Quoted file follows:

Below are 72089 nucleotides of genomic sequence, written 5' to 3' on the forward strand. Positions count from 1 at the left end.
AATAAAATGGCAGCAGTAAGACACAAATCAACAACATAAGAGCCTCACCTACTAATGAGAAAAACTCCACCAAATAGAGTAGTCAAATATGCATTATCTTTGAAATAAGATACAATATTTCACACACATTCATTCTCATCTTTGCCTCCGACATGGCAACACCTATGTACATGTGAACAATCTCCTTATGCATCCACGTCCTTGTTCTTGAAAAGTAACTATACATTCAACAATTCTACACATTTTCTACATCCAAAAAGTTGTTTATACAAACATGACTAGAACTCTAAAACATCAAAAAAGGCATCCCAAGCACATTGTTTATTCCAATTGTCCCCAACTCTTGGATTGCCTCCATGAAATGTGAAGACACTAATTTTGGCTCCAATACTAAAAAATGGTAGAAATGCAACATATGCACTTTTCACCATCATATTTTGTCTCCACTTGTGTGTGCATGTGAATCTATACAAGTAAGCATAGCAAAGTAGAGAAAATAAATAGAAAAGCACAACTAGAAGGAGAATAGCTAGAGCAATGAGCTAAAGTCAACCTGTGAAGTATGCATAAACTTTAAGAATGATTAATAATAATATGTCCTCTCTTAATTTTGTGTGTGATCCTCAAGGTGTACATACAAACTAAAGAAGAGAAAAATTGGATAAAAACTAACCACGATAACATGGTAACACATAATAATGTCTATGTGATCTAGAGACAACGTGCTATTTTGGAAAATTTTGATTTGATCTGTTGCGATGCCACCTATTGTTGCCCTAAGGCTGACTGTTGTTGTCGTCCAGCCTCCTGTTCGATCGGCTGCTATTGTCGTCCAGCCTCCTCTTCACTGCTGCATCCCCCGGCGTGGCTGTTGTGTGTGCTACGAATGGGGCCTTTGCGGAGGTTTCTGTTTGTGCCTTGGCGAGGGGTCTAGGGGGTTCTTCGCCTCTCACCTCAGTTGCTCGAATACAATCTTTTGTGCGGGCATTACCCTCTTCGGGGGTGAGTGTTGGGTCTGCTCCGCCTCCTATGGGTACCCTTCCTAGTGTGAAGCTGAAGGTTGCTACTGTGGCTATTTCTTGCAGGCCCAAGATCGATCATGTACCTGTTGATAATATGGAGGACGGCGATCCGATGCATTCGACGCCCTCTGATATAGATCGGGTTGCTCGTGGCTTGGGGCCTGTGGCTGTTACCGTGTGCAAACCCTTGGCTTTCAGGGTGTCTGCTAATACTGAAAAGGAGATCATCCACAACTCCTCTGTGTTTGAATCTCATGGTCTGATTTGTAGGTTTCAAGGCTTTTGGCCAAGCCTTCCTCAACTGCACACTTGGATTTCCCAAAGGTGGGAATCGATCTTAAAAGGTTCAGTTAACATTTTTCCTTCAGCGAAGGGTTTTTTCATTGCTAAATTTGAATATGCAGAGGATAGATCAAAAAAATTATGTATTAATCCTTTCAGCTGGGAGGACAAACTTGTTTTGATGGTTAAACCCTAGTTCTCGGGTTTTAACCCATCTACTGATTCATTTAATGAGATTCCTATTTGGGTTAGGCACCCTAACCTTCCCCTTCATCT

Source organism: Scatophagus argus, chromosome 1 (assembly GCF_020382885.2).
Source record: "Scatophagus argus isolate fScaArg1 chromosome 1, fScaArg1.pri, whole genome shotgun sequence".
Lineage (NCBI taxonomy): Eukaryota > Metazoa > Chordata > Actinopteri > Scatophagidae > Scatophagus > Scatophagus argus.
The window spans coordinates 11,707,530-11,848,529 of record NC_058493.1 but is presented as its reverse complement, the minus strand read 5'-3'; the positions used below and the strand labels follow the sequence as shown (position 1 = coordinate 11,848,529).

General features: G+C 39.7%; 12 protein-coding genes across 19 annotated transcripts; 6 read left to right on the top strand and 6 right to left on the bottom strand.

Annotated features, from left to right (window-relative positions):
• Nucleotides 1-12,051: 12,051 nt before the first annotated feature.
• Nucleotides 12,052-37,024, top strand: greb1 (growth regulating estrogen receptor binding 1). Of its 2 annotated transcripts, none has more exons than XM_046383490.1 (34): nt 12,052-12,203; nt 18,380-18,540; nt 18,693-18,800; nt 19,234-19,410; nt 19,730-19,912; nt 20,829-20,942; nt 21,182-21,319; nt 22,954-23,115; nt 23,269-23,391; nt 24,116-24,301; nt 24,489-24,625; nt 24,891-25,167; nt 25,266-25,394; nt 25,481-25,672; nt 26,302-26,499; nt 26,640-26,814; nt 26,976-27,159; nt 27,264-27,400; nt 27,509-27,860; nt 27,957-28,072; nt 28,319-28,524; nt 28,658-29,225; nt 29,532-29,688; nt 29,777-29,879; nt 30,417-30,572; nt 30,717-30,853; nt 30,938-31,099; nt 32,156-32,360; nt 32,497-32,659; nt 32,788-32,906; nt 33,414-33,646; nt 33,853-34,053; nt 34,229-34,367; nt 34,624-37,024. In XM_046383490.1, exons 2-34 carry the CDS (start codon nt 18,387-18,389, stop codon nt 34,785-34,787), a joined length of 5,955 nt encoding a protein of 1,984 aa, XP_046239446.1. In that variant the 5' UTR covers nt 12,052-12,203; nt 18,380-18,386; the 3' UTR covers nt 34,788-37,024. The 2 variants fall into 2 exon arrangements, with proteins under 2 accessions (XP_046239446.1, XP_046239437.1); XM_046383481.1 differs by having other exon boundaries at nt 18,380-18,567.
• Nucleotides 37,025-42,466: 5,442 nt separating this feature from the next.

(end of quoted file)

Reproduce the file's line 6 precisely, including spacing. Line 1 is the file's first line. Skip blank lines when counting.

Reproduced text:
The window spans coordinates 11,707,530-11,848,529 of record NC_058493.1 but is presented as its reverse complement, the minus strand read 5'-3'; the positions used below and the strand labels follow the sequence as shown (position 1 = coordinate 11,848,529).